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Remarkable Women of France – Simone de Beauvoir

May 25, 2017

In this series, Coucou student Lydia delves into the great contributions of French female historical figures beyond fashion icons, analyzing the accomplishments of Simone de Beauvoir, Edith Piaf, and Marie Curie.


By: Lydia Yale

The other day I was shopping around New York City when a clever sales associate caught my ear.

An uncertain shopper looked at herself in the mirror and questioned her try-on with the statement “I’m not sure about this piece.”

At that same moment, the aforementioned sales associate walked by and confessed, seemingly without motive and very honestly, “that makes you look so French!”


As far as weighing whether or not to buy or even wear something, being grouped together with French women is one of the ultimate bullet points in the pro column, and for good reason. French designers and icons are often considered the ultimate in fashion, and there is no shortage of ladies to prove it. Gabrielle “Coco” Chanel, Jeanne Lanvin, and Jane Birkin (a British icon of French fashion – does the Birkin bag ring a bell?) along with countless other designers, models, and fashion bloggers continue to make French fashion the foundation of modern style. This is what French women are known for and what makes the adjectives beautiful, chic, and stylish synonymous with French women. So ingrained in us is the idea that French women equal style that we often forget how many amazing French women represented something else. Simone de Beauvoir, Édith Piaf, and Marie Curie have solid places in both French and world history as  the brilliant writer, formidable voice, and astute discoverer.


Simone de Beauvoir was about as French as one could get. She was born in Paris in 1908, was a member of the resistance in World War II, and was the instigator of her extremely open and liberal relationship with Jean-Paul Sartre, who was instantly intrigued by her intellect. The two met while attending The University of Paris (this university was eventually split up into 13 separate universities including the Sorbonne, which is why some people use these two names interchangeably. The split did not happen until 1970). A curious individual, de Beauvoir wrote intellectually on many topics, but is most famous for her book Le Deuxième Sexe or, in English, The Second Sex, published in 1949. It would be great to say that to understand her thought process in writing this book we must imagine the world she lived in in the early to mid 20th century, but her thesis describing a world where men are the default sex while women must be specified is still relevant today.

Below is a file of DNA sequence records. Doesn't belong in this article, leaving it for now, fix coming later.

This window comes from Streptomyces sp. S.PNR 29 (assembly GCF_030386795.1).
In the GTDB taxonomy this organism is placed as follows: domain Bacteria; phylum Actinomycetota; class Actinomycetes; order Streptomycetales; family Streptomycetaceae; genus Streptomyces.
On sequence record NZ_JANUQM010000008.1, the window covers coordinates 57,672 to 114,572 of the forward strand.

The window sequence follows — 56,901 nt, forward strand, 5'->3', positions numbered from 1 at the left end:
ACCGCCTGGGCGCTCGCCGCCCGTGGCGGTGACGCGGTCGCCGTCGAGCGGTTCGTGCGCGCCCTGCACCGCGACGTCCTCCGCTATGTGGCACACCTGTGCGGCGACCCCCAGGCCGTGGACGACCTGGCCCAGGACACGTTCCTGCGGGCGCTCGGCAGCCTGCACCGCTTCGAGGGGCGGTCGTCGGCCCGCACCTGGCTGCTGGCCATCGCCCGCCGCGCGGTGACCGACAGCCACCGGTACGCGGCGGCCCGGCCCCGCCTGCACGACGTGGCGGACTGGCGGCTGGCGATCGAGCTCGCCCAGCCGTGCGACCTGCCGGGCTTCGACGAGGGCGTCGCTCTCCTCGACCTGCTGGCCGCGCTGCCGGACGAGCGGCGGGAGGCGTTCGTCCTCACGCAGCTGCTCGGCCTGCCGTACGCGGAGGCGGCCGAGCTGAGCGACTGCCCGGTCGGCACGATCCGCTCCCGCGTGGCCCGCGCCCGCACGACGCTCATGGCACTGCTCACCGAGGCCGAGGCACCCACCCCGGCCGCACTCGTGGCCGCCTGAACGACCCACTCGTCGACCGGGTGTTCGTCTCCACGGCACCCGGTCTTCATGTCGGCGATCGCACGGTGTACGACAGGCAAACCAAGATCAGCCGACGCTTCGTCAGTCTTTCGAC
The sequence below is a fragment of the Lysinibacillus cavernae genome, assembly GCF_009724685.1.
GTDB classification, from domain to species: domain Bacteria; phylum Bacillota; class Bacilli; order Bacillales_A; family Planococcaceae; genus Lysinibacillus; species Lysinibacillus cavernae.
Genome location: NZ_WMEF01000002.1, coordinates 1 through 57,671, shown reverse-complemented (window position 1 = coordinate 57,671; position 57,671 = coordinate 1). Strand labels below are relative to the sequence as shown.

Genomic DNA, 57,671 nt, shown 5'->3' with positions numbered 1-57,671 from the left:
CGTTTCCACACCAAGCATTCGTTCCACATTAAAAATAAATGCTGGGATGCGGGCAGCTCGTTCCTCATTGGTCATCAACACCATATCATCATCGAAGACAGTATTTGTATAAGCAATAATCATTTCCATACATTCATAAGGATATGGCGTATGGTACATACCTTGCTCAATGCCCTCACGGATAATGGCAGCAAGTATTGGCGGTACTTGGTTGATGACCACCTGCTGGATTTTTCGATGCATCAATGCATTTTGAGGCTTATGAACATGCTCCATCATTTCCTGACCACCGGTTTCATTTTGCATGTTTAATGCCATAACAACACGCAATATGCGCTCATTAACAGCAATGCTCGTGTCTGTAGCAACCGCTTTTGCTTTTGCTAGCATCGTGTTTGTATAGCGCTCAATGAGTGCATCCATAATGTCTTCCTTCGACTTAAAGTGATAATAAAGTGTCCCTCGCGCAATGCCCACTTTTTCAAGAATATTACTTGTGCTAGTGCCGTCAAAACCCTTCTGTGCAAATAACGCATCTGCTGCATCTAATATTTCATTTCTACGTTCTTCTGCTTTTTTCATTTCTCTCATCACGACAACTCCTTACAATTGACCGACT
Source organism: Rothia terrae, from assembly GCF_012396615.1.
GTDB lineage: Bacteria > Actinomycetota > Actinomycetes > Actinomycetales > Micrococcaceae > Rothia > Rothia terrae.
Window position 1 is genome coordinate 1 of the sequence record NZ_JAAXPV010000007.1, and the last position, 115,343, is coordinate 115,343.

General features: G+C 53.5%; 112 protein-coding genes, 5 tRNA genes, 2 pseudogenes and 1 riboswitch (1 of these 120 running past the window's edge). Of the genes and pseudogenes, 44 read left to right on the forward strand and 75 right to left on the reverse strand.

Have you ever heard this riddle?

A boy and his father get in a car accident and the father dies on impact while the son, in serious condition, gets taken to the hospital and put in the ER straightaway. The ER surgeon, upon seeing the boy on the operating table, exclaims “I can’t work on this child, he’s my son.”


Think about it.

Maybe the context of the last paragraph gives it away; it’s because the surgeon is his mother. But It is still all too easy to automatically assume a random doctor, author, artist, or other profession to be a man’s.

Astute observations like the one above, and overall influence made de Beauvoir an early mover in the feminist movement that is still around today.

Before reading the following brief summary of The Second Sex, think for a minute about Paris in the 1940s, when she was writing her masterpiece. On the one hand it was a time when many of the French men were off at war, so women had to take care of duties that  might have otherwise fallen upon the men. At the same time, it was a a time when everything unabashedly fell to the men. If you’ve seen it, the show Mad Men might make an illustrative example of how women were thought of and treated at that time. It is even more impressive then that she wrote this cornerstone of the feminist movement at a time when women were thought of primarily as arm candy.

Summary of The Second Sex

The Second Sex discusses the way we think of women as participants in society and challenges their current placement. The oppression of women stems from oppression itself. Men saw women as “not men,” damsels in distress, rather than as people in their own right. Although she attempts to uncover the origins of male superiority, she cannot and ultimately argues that being feminine is imparted on a woman by society, rather than something innate in her. Women are forced to accept the societal, feminine roles of housework and childrearing because it is too difficult to achieve success in male dominated realms. Although many of her arguments describe the man’s part in sexism, she describes that women themselves buttress this place in society and that a woman must work to be free.